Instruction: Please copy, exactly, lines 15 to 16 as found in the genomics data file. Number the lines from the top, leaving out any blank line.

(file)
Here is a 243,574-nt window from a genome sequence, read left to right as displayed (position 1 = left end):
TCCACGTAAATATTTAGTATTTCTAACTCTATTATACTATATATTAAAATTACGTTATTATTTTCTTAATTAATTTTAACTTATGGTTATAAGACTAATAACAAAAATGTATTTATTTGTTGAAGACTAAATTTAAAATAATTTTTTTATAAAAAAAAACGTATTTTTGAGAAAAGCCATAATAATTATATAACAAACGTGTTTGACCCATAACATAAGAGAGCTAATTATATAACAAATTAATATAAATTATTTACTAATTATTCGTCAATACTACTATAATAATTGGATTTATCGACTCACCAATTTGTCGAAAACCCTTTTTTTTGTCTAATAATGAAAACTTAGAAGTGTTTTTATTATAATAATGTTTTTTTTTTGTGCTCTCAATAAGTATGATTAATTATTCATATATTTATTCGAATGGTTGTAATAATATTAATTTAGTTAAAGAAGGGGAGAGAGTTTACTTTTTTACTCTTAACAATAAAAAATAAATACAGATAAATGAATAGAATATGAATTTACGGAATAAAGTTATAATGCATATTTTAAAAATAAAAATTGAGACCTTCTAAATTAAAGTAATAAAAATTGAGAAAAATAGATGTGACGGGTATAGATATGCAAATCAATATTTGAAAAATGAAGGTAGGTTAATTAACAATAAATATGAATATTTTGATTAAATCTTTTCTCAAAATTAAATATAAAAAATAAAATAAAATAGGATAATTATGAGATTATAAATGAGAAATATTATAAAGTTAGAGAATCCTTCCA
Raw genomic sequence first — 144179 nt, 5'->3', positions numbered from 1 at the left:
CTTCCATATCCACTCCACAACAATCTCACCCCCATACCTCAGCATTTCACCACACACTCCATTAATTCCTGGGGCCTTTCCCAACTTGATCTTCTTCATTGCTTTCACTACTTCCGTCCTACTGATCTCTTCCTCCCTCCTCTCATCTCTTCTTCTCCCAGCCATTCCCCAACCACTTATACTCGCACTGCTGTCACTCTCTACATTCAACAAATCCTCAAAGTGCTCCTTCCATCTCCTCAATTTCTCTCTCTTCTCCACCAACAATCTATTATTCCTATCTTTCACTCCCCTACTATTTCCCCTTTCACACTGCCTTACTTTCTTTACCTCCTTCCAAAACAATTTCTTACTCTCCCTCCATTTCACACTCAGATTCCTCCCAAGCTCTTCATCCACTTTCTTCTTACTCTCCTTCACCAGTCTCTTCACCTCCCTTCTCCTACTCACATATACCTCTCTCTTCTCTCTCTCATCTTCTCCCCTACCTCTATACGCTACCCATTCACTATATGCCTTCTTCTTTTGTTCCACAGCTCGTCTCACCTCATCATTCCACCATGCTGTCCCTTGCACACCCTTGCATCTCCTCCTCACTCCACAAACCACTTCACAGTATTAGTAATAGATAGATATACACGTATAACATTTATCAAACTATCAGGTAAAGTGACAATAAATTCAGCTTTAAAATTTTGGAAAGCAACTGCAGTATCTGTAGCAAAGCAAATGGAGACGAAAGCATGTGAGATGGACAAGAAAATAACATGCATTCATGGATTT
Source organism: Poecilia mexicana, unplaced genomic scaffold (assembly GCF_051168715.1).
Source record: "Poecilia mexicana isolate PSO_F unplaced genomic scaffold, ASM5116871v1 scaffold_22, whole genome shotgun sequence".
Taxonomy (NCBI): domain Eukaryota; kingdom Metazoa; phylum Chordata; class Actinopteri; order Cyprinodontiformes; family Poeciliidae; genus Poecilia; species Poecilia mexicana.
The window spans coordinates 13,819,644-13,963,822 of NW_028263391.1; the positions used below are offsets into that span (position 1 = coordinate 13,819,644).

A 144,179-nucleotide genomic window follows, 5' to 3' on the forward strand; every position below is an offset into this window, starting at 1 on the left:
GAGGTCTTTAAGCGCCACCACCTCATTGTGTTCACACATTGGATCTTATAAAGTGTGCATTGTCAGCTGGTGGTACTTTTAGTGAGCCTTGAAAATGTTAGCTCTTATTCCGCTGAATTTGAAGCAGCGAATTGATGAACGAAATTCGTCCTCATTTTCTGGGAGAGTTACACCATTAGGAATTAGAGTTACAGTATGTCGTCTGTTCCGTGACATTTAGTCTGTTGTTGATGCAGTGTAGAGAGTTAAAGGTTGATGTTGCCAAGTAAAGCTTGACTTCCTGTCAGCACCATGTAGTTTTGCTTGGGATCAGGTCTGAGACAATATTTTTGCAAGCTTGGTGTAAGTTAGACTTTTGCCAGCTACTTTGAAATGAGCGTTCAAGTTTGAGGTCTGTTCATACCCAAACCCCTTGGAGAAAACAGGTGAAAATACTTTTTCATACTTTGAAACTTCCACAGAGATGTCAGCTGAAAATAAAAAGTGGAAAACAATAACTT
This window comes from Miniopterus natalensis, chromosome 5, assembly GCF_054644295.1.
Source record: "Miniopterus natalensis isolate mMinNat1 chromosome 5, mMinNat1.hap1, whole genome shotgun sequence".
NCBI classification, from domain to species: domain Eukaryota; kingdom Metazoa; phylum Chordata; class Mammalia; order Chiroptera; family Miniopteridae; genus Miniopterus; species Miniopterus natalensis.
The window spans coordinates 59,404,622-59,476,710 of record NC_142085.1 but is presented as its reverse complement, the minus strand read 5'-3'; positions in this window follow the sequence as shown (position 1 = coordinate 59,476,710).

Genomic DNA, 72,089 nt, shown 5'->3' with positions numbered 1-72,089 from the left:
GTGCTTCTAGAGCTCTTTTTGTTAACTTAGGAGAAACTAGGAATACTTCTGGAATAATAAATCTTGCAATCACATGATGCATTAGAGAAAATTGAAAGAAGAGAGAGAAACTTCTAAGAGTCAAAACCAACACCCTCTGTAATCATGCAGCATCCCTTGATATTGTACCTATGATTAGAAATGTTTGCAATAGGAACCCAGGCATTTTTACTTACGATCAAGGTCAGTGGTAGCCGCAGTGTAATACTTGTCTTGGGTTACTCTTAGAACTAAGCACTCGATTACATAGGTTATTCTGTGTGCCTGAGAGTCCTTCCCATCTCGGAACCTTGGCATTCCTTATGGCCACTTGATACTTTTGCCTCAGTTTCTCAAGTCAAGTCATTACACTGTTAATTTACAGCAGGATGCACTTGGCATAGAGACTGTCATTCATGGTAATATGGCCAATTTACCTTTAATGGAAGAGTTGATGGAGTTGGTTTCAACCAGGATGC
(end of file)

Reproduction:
Genomic DNA, 72,089 nt, shown 5'->3' with positions numbered 1-72,089 from the left:
GTGCTTCTAGAGCTCTTTTTGTTAACTTAGGAGAAACTAGGAATACTTCTGGAATAATAAATCTTGCAATCACATGATGCATTAGAGAAAATTGAAAGAAGAGAGAGAAACTTCTAAGAGTCAAAACCAACACCCTCTGTAATCATGCAGCATCCCTTGATATTGTACCTATGATTAGAAATGTTTGCAATAGGAACCCAGGCATTTTTACTTACGATCAAGGTCAGTGGTAGCCGCAGTGTAATACTTGTCTTGGGTTACTCTTAGAACTAAGCACTCGATTACATAGGTTATTCTGTGTGCCTGAGAGTCCTTCCCATCTCGGAACCTTGGCATTCCTTATGGCCACTTGATACTTTTGCCTCAGTTTCTCAAGTCAAGTCATTACACTGTTAATTTACAGCAGGATGCACTTGGCATAGAGACTGTCATTCATGGTAATATGGCCAATTTACCTTTAATGGAAGAGTTGATGGAGTTGGTTTCAACCAGGATGC